Prague, 12 March 2003 (RFE/RL) -- Serbian Prime Minister Zoran Djindjic was shot and killed shortly after midday today in front of the main Serbian government building in Belgrade.
A gunman is believed to have fired two shots at Djindjic from a high-powered rifle. Djindjic suffered serious wounds to the chest and stomach and was rushed to a nearby hospital.
He was initially pronounced in very serious condition, then in critical condition, before word eventually leaked out from hospital staff, police, and officials of his Democratic Party that the 50-year-old prime minister had died.
The government declared a state of emergency in Serbia shortly after going into emergency session after Djindjic's death was announced.
Witnesses say two people were arrested after the attack. Police checkpoints have been set up around Belgrade. The capital's television stations suspended normal programming.
Djindjic was a reformer and had headed Serbia's first non-Communist government since January 2001.
He escaped an apparent assassination attempt last month, when a van cut in front of his motorcade near Belgrade. Djindjic suggested the attempt could have been linked to efforts by his government to stamp out organized crime.
Djindjic spoke fluent English and German, having studied in West Germany. In the late 1990s, Djindjic became a key leader of the opposition to Yugoslav President Slobodan Milosevic. He was harshly criticized by Serbian nationalists for his role in handing Milosevic over to the UN war crimes tribunal in The Hague.
At an opposition rally in Belgrade in April 2000, six months before Milosevic was toppled from office, Djindjic addressed the crowd: "All of concerned Serbia is watching this square and asking themselves whether we are decisive and unified enough to conduct the necessary reforms. And we answer them -- join us, you millions who have been humiliated and plundered, and then we will be sufficiently unified and decisive."
In December 2000, two and a half months after Milosevic was forced out, Serbian parliamentary elections catapulted Djindjic to power. Djindjic told his supporters: "We understand very well that this is not a mandate to rule over Serbia, but a mandate for change in Serbia."
Last August, Djindjic visited RFE/RL in Prague and described the political situation as he saw it. He spoke in favor of resolving difficulties rather than pretending they didn't exist: "It's about whether we look at the problems with our eyes wide open and resolve them, even if they are unpleasant, or else run away from them, stick our heads in the sand and deny they exist."
Last year, he was still opposing opening talks on the issue of the future status of Kosovo. In January, however, he showed a change of heart: "Our strategy is that as a first step we undertake a conceptual change of administering Kosovo, as well as some other steps. The question is whether to start now or wait until standards are being realized -- that is, that life is returning to normal, that certain relations are functioning. In the past two years, we've tended to wait, and the majority view has been that now is not the right time to raise the question."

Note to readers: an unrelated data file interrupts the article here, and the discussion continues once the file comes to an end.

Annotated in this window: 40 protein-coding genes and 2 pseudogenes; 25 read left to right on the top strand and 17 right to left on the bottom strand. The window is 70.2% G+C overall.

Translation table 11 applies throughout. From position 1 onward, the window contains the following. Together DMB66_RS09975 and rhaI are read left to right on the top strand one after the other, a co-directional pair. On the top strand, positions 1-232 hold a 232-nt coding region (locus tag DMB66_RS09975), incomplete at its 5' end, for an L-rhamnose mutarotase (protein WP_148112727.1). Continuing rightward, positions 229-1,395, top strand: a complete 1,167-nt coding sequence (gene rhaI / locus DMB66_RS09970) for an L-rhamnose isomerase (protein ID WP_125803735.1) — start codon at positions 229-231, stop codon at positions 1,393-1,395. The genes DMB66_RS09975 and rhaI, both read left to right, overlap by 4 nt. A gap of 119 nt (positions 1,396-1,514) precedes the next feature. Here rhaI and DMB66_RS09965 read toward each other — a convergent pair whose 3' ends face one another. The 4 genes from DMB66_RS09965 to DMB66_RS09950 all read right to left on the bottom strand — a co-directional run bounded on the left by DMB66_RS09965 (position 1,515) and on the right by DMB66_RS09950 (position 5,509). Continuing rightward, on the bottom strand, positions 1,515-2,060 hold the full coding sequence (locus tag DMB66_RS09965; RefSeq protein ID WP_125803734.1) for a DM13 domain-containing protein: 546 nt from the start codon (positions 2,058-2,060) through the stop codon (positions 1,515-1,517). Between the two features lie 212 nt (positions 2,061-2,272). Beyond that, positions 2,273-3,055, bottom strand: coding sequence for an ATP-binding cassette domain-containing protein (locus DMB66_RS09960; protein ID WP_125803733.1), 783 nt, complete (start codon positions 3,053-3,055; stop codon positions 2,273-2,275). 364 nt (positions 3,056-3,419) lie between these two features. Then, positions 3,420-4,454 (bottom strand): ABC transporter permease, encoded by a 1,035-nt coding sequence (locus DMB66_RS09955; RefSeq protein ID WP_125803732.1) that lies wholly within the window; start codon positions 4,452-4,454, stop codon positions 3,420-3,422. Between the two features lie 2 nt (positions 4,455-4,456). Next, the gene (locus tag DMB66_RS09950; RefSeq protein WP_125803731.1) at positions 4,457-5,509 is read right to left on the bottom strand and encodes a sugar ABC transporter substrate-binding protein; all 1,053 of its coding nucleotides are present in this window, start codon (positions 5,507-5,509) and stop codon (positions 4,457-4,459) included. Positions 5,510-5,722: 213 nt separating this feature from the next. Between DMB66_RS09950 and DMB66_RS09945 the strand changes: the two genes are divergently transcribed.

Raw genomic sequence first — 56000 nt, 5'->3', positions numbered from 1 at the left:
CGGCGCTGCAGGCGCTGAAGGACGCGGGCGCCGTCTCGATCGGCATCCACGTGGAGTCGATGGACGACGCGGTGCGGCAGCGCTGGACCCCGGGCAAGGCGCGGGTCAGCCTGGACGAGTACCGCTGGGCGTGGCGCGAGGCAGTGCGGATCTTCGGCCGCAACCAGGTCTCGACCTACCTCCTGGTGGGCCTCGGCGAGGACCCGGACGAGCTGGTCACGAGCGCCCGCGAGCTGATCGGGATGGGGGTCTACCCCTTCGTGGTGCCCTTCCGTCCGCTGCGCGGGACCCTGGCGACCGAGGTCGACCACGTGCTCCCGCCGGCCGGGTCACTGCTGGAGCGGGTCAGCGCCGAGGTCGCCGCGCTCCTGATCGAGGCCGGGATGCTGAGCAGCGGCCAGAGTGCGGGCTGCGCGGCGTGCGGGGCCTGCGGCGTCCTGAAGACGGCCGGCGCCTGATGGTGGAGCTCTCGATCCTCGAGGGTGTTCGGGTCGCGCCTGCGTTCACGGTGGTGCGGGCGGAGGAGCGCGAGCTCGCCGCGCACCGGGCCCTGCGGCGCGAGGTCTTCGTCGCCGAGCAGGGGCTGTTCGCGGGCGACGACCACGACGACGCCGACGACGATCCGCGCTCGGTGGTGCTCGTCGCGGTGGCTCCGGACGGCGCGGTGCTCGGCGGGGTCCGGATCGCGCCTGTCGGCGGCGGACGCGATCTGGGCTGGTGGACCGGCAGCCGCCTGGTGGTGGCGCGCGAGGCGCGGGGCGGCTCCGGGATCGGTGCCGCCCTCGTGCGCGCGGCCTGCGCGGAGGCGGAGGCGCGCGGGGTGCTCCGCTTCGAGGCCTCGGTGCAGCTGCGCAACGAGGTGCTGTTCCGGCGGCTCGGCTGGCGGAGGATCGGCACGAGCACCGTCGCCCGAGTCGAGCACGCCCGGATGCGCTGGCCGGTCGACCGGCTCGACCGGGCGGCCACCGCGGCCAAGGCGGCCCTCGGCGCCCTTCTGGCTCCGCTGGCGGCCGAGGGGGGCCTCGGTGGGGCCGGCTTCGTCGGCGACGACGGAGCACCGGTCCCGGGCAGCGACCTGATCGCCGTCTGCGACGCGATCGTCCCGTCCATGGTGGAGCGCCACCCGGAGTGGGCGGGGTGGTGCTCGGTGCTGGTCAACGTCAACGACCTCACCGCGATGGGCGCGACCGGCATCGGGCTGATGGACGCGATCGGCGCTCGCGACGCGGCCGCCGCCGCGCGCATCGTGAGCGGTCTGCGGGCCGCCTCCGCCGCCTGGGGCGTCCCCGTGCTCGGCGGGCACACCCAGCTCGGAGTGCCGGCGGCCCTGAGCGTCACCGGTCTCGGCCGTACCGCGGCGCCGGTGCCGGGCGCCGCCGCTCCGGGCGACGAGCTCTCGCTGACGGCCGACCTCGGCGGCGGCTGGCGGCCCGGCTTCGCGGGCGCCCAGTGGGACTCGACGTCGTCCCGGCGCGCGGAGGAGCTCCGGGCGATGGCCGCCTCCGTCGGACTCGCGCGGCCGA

Last month, Djindjic went a step further and called for opening talks on Kosovo's future status without delay, a move his critics perceived as a pre-election ploy to attract nationalist votes in parliamentary elections later this year.
Early last month, the Federal Republic of Yugoslavia was replaced with a looser union, Serbia and Montenegro, effectively removing from power Djindjic's chief political rival, Yugoslav President Vojislav Kostunica. Far more in favor of market reforms than the cautious constitutionalist Kostunica, Djindjic was elated: "The results will be visible very soon in two directions. First of all, in the formation of a common market, a genuine union in which citizens in both Serbia and Montenegro will have the same rights. They will fall under the same laws. They will have the same protection."
Djindjic was not unique within the Serbian government in his linguistic capabilities nor in his international contacts. His colleagues will be able to fill his shoes in that sense. What made Djindjic unique, however, was a certain Machiavellian view of power.
Djindjic did not shy away from extraordinarily loose interpretations of the Serbian Constitution and parliamentary rules of procedure to get his way politically, such as his repeated attempts last year to bar members of Kostunica's party from parliament after they repeatedly boycotted parliamentary sessions. He even went so far as to repeal their mandates and assign them to members of his party and its allies.
Yet Djindjic was among the few Serbian politicians to concede that Serbian society and its ongoing identity crisis was at the root of instability in the Balkans. He told RFE/RL during his visit to Prague last August that although many Serbs are still torn between building an open society and adhering to the traditionally closed society that he said "is marked by negative attitudes and suspicion...Serbs are close to finding their identity."
Djindjic believed a resolution was in sight. His violent death in Belgrade today suggests a resolution may be further off than ever.
Djindjic was born in Bosanski Samac, Bosnia-Herzegovina, the son of a Yugoslav People's Army officer. He was married and has two children.
View video footage of Djindjic's visit to RFE/RL in August 2002: Djindjic At RFE/RL